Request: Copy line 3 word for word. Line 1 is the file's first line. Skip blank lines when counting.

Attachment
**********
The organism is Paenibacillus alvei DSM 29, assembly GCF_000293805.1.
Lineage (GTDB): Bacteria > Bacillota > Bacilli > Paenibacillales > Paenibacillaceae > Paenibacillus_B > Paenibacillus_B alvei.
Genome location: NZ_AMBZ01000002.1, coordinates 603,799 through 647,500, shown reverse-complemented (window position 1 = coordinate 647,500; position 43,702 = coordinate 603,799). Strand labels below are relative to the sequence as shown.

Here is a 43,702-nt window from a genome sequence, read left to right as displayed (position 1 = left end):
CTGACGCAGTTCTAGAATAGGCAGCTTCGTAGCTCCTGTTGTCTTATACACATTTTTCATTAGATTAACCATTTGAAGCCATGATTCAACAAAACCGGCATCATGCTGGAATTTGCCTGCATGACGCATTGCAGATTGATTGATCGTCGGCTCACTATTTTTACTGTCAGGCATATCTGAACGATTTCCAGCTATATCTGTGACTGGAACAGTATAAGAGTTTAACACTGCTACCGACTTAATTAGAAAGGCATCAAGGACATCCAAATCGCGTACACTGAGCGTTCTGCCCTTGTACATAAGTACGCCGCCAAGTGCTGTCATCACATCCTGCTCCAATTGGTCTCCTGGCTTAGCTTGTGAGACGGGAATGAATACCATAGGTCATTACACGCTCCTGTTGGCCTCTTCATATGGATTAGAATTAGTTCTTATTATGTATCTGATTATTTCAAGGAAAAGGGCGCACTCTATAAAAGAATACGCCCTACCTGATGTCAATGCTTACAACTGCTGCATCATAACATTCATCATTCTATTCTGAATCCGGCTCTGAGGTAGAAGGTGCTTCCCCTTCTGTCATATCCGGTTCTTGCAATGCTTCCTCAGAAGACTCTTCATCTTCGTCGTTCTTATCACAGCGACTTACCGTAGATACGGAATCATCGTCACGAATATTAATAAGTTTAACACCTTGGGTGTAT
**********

Genome location: NZ_AMBZ01000002.1, coordinates 603,799 through 647,500, shown reverse-complemented (window position 1 = coordinate 647,500; position 43,702 = coordinate 603,799). Strand labels below are relative to the sequence as shown.